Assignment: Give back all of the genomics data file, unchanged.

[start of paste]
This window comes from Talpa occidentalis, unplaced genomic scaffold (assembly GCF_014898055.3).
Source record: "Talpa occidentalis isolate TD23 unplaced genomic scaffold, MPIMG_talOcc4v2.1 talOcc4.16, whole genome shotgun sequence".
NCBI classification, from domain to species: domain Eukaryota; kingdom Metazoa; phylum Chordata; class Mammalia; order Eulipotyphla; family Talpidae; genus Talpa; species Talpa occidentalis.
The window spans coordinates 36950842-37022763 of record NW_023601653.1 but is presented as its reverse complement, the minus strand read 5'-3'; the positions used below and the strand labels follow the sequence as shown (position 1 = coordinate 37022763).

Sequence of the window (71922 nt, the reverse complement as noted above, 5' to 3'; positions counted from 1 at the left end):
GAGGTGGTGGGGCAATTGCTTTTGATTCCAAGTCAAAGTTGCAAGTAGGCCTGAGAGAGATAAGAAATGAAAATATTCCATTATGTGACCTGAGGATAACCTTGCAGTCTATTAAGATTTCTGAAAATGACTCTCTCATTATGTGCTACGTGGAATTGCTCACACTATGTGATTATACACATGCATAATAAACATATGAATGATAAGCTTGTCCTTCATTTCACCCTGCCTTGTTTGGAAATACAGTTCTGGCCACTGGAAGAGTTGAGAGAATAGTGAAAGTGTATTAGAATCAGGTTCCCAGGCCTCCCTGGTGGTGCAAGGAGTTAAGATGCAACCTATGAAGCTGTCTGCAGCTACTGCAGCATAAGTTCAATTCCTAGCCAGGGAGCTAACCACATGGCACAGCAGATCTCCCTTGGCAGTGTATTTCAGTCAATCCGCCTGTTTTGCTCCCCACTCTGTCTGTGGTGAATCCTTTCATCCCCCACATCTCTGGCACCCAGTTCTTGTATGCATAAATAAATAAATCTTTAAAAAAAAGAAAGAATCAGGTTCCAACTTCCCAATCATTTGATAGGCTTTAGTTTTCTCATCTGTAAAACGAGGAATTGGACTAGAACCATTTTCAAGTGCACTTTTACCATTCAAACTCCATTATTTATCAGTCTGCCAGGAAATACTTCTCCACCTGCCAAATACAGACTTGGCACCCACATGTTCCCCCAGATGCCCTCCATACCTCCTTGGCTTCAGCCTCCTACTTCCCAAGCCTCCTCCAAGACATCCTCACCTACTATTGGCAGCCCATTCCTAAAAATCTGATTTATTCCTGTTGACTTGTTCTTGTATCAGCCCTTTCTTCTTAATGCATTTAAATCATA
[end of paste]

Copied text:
This window comes from Talpa occidentalis, unplaced genomic scaffold (assembly GCF_014898055.3).
Source record: "Talpa occidentalis isolate TD23 unplaced genomic scaffold, MPIMG_talOcc4v2.1 talOcc4.16, whole genome shotgun sequence".
NCBI classification, from domain to species: domain Eukaryota; kingdom Metazoa; phylum Chordata; class Mammalia; order Eulipotyphla; family Talpidae; genus Talpa; species Talpa occidentalis.
The window spans coordinates 36950842-37022763 of record NW_023601653.1 but is presented as its reverse complement, the minus strand read 5'-3'; the positions used below and the strand labels follow the sequence as shown (position 1 = coordinate 37022763).

Sequence of the window (71922 nt, the reverse complement as noted above, 5' to 3'; positions counted from 1 at the left end):
GAGGTGGTGGGGCAATTGCTTTTGATTCCAAGTCAAAGTTGCAAGTAGGCCTGAGAGAGATAAGAAATGAAAATATTCCATTATGTGACCTGAGGATAACCTTGCAGTCTATTAAGATTTCTGAAAATGACTCTCTCATTATGTGCTACGTGGAATTGCTCACACTATGTGATTATACACATGCATAATAAACATATGAATGATAAGCTTGTCCTTCATTTCACCCTGCCTTGTTTGGAAATACAGTTCTGGCCACTGGAAGAGTTGAGAGAATAGTGAAAGTGTATTAGAATCAGGTTCCCAGGCCTCCCTGGTGGTGCAAGGAGTTAAGATGCAACCTATGAAGCTGTCTGCAGCTACTGCAGCATAAGTTCAATTCCTAGCCAGGGAGCTAACCACATGGCACAGCAGATCTCCCTTGGCAGTGTATTTCAGTCAATCCGCCTGTTTTGCTCCCCACTCTGTCTGTGGTGAATCCTTTCATCCCCCACATCTCTGGCACCCAGTTCTTGTATGCATAAATAAATAAATCTTTAAAAAAAAGAAAGAATCAGGTTCCAACTTCCCAATCATTTGATAGGCTTTAGTTTTCTCATCTGTAAAACGAGGAATTGGACTAGAACCATTTTCAAGTGCACTTTTACCATTCAAACTCCATTATTTATCAGTCTGCCAGGAAATACTTCTCCACCTGCCAAATACAGACTTGGCACCCACATGTTCCCCCAGATGCCCTCCATACCTCCTTGGCTTCAGCCTCCTACTTCCCAAGCCTCCTCCAAGACATCCTCACCTACTATTGGCAGCCCATTCCTAAAAATCTGATTTATTCCTGTTGACTTGTTCTTGTATCAGCCCTTTCTTCTTAATGCATTTAAATCATA